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February 20, 2006

“Teaching To The Test” Is “Teaching To The Standards”

At last! Someone writing about the current testing regime prevalent in American schools who realizes that the evil notion of “teaching to the test” is, in reality, teaching to the standards set by the state.

Those who complain are not really talking about teaching to the state test. Unless teachers sneak into the counseling office and steal a copy, which can get them fired, they don't know what's on the test. They are teaching not to the test but to the state standards -- a long list of things students are supposed to learn in each subject area, as approved by the state school board.

Hardly anybody complains about teaching to a standard. Teacher-turned-author Susan Ohanian is trying to change this, and she refers to all advocates of learning standards as "Standardistos." But she has not made much headway, mostly because standards make sense to parents like me. We are not usually included in discussions of testing policy, but we tend to vote in large numbers, and everybody knows that any governor or president who came out against standards for schools and learning would soon be looking for work in the private sector.

Those who object to such standards (including the wrong-headed Ohanian) are really objecting to good education. After all, look the standards for my 10th Grade World History classes. Do you really find anything objectionable there? Anything that should not, reasonably speaking, be a part of a World History class? If anything, these TEKS (Texas Essential knowledge and Skills) provide a pretty good overview of the subject. When looked at in the context of the overall standards for grades 1-12, you find that they provide a great scope and sequence for learning. The TAKS test (Texas Assessment of Knowledge and Skills) tests to those standards – so if my colleagues and I teach to those standards, our students should pass the Exit Level test in 11th grade. That is not to say that I don’t have issues with the TAKS, but the fact that it is standards driven is not one of them.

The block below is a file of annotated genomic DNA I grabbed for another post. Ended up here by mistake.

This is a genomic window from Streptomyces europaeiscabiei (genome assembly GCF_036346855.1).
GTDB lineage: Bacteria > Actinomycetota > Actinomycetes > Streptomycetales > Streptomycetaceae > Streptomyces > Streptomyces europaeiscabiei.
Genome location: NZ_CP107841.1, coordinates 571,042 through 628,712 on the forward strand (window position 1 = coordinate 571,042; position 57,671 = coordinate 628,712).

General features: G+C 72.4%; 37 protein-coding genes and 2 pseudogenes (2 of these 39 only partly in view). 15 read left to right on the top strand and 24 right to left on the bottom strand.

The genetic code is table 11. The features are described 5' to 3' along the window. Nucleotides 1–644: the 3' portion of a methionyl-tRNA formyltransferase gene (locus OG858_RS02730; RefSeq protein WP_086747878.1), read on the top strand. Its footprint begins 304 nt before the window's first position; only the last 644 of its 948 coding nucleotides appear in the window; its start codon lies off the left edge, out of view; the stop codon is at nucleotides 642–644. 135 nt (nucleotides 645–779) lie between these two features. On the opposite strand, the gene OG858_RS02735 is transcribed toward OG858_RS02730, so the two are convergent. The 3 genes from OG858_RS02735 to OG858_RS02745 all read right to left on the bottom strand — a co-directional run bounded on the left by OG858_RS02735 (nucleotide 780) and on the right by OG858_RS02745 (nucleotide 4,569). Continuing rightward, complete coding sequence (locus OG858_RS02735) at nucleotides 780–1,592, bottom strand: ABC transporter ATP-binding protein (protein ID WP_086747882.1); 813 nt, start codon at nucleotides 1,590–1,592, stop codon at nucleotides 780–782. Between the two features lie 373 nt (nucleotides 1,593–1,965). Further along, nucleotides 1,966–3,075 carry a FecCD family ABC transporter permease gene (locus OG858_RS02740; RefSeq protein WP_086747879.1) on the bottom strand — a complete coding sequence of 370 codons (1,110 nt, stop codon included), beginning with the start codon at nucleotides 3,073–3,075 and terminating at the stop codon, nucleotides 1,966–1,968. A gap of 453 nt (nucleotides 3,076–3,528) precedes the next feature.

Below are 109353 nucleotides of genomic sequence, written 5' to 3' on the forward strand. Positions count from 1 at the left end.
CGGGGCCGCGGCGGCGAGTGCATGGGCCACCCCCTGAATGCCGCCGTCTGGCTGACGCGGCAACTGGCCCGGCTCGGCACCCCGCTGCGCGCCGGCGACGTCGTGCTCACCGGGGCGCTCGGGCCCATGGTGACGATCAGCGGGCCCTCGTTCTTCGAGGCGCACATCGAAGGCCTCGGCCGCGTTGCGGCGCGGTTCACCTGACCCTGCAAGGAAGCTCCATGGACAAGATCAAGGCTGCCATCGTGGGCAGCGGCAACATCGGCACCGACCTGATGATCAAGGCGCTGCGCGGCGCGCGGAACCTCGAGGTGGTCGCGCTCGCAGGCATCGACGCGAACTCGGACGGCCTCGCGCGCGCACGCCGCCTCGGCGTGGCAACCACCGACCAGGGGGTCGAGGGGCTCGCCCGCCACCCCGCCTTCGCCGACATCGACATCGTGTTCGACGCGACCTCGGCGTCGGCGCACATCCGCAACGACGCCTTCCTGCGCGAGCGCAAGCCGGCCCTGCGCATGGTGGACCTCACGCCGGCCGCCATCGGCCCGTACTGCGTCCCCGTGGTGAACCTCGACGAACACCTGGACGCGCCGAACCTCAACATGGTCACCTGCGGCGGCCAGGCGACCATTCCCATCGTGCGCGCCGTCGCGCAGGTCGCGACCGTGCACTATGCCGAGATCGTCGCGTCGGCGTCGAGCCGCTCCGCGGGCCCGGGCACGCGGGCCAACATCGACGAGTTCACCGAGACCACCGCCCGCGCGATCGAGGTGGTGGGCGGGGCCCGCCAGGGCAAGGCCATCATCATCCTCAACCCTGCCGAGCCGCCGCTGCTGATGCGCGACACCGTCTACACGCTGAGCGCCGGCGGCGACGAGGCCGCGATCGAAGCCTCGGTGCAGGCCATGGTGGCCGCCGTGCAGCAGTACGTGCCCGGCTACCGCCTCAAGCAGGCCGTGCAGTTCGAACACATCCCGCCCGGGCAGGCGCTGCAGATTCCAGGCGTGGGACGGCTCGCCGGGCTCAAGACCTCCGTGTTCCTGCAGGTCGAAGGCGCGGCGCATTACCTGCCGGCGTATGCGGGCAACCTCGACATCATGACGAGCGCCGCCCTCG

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While I agree that teaching to standards is essential, I still think that teaching to a test results. Every test has its own style. When we teach to that specific style, we are teaching to the test. Take Washington state for example. Our WASL is a standards based test. I know for certain that students who understand concepts in class have struggled with the way in which the WASL questions are asked. So, while I agree that standards are essential, teaching to a test still exists. And when teachers have to spend valuable class time focusing on preparing students how to take the test, I believe we are doing them an injustice.

|| Posted by Mr. McNamar, February 22, 2006 09:15 AM ||

Here's what I would do:

Instead of creating a test around those standards, I would just make each student go through the entire standards document and explain the answers to all the standards.

So, for example, when they get to "(A)identify the major eras in world history and describe their defining characteristics;" they would have their own open-ended answer prepared.

Of course, when an educational system is based on a set 'basket' of facts, like that, you need to have standards like "(A)identify elements in a contemporary situation that parallel a historical situation;" where the student takes two elements of his/her choosing and analyzes them, either on paper, or, as they sometimes do in Europe, orally.

So, I guess my main problem with the tests is that they aren't explicitly testing the standards enough.

Plus, I think that multiple-choice is not rigorous enough.

But my solution is very people-dependent and would require a lot of time. I'd suggest extending the school year for this type of assessment.

Any thoughts?

|| Posted by Jessie, February 22, 2006 10:57 AM ||

When most teachers speak about teaching to a test, they are not spouting eduspeak, but speaking about the common practice of disrupting the usual curriculum to teach the specific tricks necessary to pass a mandatory, high stakes test. We can try to sugarcoat it, or eduspeak it to death by calling it "teaching to the standards," but the actual practice remains the same.

And while the state educrats can doubtless recite various standards and claim that they all apply to a given high stakes test, it is often mere coincidence that what real teachers have to do to help their students pass coincides with those standards. This is particularly true in English. The mere act of reading and writing virtually anything involves the majority of English standards on a daily basis in virtually any state.

No, I'm sorry. "Teaching to the standards" does not change a sad and ugly reality, nor does it infuse high stakes testing with validity or value.

|| Posted by Mike, February 23, 2006 11:42 PM ||
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